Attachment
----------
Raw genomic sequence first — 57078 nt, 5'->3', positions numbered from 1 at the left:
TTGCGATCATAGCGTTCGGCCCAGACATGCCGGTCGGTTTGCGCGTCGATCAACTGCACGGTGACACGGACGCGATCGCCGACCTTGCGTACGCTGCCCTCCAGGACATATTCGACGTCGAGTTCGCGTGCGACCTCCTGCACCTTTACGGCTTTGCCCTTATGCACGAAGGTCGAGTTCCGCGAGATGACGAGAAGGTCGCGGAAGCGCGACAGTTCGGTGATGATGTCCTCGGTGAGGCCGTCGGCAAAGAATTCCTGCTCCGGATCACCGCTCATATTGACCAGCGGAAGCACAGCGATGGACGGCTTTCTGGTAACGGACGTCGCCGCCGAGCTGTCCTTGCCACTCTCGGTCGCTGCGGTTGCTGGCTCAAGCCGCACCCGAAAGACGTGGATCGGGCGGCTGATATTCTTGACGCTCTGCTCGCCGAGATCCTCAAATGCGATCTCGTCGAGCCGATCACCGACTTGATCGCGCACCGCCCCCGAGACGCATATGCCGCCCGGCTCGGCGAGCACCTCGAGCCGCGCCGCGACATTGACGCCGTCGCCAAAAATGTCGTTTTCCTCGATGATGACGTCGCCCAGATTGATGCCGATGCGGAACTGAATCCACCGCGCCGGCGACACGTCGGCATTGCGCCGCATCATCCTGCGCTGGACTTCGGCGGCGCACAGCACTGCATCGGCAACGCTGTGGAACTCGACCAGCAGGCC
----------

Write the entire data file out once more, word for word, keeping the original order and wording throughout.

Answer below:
Raw genomic sequence first — 57078 nt, 5'->3', positions numbered from 1 at the left:
TTGCGATCATAGCGTTCGGCCCAGACATGCCGGTCGGTTTGCGCGTCGATCAACTGCACGGTGACACGGACGCGATCGCCGACCTTGCGTACGCTGCCCTCCAGGACATATTCGACGTCGAGTTCGCGTGCGACCTCCTGCACCTTTACGGCTTTGCCCTTATGCACGAAGGTCGAGTTCCGCGAGATGACGAGAAGGTCGCGGAAGCGCGACAGTTCGGTGATGATGTCCTCGGTGAGGCCGTCGGCAAAGAATTCCTGCTCCGGATCACCGCTCATATTGACCAGCGGAAGCACAGCGATGGACGGCTTTCTGGTAACGGACGTCGCCGCCGAGCTGTCCTTGCCACTCTCGGTCGCTGCGGTTGCTGGCTCAAGCCGCACCCGAAAGACGTGGATCGGGCGGCTGATATTCTTGACGCTCTGCTCGCCGAGATCCTCAAATGCGATCTCGTCGAGCCGATCACCGACTTGATCGCGCACCGCCCCCGAGACGCATATGCCGCCCGGCTCGGCGAGCACCTCGAGCCGCGCCGCGACATTGACGCCGTCGCCAAAAATGTCGTTTTCCTCGATGATGACGTCGCCCAGATTGATGCCGATGCGGAACTGAATCCACCGCGCCGGCGACACGTCGGCATTGCGCCGCATCATCCTGCGCTGGACTTCGGCGGCGCACAGCACTGCATCGGCAACGCTGTGGAACTCGACCAGCAGGCC